Darrell Rodriguez, MBA 94

President, LucasArts
San Francisco

Welcome to the world of management, Darrell Rodriguez-style: a cubicle instead of a corner office; a polo shirt instead of a suit; and a Facebook page instead of a club membership.

Eighteen months into his job as president of LucasArts (the interactive game division of Lucasfilm), Rodriguez, MBA 94, has the fun of supervising the creative teams responsible for developing a string of video games rooted in the Indiana Jones and Star Wars franchises as well as other new games — and the worries of piloting a consumer-products company through the worst recession in decades.

“You’d think that our business would be immune to the downturn,” he says. “But that’s not the case.” Retailers are struggling, disposable incomes are shrinking, and the video game industry is still waiting for the next generation of hardware that will drive sales of faster, cooler games.

If the job is stressful, it doesn’t show. At 43, Rodriguez, a Bay Area native and seventh-generation Californian, is trim and relaxed. For inspiration, he can look across the lush expanse of San Francisco’s Presidio, where LucasArts is based. And for relaxation there is a conference room with a full complement of video games, from the LucasArts hit Star Wars The Force Unleashed to another Rodriguez favorite — Left 4 Dead.

Left 4 Dead isn’t much like the family-friendly games published by LucasArts; it’s a product of Rodriguez’s previous employer — Electronic Arts, where he served as COO of its Los Angeles game development studio — and is unabashedly gory. Content aside, the significant difference in the two jobs stems from EA’s status as a public company, while LucasArts is privately held. “It’s liberating being at a private company. Decisions don’t have to be made quarter to quarter. We think in terms of years,” Rodriguez says.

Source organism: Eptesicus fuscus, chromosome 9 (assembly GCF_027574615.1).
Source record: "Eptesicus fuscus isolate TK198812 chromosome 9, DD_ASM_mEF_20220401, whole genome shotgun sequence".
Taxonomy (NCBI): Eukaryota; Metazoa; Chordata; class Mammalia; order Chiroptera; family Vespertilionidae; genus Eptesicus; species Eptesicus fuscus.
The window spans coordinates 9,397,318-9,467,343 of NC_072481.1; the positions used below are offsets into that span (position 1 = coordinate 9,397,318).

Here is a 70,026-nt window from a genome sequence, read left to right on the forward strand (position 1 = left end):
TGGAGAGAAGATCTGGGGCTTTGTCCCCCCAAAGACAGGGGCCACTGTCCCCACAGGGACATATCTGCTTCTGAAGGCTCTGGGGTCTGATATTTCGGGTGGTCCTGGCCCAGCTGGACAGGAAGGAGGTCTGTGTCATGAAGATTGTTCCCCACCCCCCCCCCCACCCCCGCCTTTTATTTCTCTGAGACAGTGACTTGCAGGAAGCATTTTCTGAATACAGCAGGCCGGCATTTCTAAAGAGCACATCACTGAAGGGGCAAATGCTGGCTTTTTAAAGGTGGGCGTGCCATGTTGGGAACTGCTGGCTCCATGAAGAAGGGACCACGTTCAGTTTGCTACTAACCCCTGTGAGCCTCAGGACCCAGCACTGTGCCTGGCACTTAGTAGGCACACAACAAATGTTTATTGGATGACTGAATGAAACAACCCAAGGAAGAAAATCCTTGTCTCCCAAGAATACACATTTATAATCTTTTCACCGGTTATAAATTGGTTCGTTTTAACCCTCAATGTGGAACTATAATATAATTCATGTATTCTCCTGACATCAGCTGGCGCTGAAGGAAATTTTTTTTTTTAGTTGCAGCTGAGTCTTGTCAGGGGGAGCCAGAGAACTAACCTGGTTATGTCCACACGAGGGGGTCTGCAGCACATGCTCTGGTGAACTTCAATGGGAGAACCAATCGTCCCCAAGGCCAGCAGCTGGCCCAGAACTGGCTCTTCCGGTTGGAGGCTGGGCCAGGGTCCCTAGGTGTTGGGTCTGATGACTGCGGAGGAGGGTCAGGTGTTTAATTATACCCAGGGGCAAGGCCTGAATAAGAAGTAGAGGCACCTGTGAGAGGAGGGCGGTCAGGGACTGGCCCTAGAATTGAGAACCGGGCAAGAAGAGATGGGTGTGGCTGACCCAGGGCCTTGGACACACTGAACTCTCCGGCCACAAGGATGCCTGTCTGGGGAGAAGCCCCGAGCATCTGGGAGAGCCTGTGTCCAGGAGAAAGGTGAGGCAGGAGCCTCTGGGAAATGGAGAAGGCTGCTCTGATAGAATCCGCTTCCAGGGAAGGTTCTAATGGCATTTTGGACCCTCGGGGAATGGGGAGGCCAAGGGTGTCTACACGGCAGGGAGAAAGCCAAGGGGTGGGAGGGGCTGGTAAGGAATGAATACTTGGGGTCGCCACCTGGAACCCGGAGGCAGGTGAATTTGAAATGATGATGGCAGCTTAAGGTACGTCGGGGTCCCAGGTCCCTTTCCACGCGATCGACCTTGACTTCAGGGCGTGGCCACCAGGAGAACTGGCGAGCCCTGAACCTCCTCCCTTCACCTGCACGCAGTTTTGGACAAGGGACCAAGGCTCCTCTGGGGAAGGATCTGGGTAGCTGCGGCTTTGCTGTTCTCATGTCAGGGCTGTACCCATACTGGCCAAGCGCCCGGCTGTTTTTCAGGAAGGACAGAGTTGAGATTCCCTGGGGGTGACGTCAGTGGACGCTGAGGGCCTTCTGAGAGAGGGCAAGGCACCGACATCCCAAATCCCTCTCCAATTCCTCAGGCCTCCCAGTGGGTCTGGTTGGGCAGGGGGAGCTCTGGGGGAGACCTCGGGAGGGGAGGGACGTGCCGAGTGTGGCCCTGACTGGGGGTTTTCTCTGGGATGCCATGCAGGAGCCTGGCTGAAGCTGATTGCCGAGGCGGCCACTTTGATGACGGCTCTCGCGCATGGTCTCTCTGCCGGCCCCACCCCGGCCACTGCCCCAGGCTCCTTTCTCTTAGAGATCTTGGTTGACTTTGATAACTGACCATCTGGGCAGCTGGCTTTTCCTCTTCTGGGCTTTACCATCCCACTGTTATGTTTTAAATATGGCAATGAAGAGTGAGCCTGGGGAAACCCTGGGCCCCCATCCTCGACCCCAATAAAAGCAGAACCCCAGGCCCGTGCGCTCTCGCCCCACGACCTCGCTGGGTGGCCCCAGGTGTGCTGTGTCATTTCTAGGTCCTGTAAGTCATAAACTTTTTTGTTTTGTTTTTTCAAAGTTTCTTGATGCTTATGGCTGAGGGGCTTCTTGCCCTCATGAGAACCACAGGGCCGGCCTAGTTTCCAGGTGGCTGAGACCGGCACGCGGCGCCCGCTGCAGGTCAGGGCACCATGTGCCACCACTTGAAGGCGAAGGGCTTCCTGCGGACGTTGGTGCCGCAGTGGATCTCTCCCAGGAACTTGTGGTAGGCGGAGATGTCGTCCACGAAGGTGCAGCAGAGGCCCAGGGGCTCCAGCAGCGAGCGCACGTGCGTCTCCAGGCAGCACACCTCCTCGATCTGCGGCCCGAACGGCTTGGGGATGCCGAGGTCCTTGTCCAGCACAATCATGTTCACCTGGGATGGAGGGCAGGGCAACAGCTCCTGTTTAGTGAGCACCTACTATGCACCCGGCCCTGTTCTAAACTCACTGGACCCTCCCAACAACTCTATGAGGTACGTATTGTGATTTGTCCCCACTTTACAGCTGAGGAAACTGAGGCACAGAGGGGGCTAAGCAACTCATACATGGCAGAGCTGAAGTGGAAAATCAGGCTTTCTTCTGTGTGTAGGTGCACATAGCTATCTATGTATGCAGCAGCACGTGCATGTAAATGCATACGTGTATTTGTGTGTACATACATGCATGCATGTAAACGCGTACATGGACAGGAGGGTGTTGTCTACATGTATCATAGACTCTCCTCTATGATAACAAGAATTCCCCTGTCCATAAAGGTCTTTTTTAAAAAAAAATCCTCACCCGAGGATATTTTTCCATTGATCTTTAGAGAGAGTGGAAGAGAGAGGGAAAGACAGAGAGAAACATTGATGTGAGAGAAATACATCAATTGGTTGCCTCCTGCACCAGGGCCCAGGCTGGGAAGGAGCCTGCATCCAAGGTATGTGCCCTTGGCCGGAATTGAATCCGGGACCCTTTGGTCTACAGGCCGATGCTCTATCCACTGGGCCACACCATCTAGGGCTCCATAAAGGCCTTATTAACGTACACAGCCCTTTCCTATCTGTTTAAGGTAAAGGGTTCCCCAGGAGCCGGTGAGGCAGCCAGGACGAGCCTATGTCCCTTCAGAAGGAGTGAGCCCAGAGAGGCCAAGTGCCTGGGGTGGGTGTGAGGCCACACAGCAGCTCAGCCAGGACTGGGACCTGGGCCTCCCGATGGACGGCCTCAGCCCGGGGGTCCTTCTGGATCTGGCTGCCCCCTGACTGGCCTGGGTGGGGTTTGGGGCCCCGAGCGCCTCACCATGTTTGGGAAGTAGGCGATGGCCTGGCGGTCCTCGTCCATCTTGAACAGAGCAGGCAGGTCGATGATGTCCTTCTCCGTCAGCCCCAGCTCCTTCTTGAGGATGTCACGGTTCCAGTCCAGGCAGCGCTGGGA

Rodriguez’s career path to LucasArts has hardly been a straight line. He earned a landscape architecture degree from Cal Poly San Luis Obispo. A long-held desire for an advanced degree led to Haas, followed by jobs at EarthLink and Disney. A formal business education, he says, was essential in bridging the gap between the creative outlook — his natural inclination — and the broader view required of a top-level manager.

Rodriguez finds social networking sites like Facebook and Twitter essential for staying in sync with “the Gen-Yers” who are both his employees and customers. Similarly, working in a low-walled cubicle instead of a private office makes communication with his team simpler and more effective.

For the man who collected Star Wars and Indiana Jones action figures as a boy, playing a role in the ongoing fantasy created by George Lucas is clearly a delight. “It’s impossible to work at LucasArts and not constantly remember your first Star Wars moment and feel the passion that comes from everyone that works here,” Rodriguez says.

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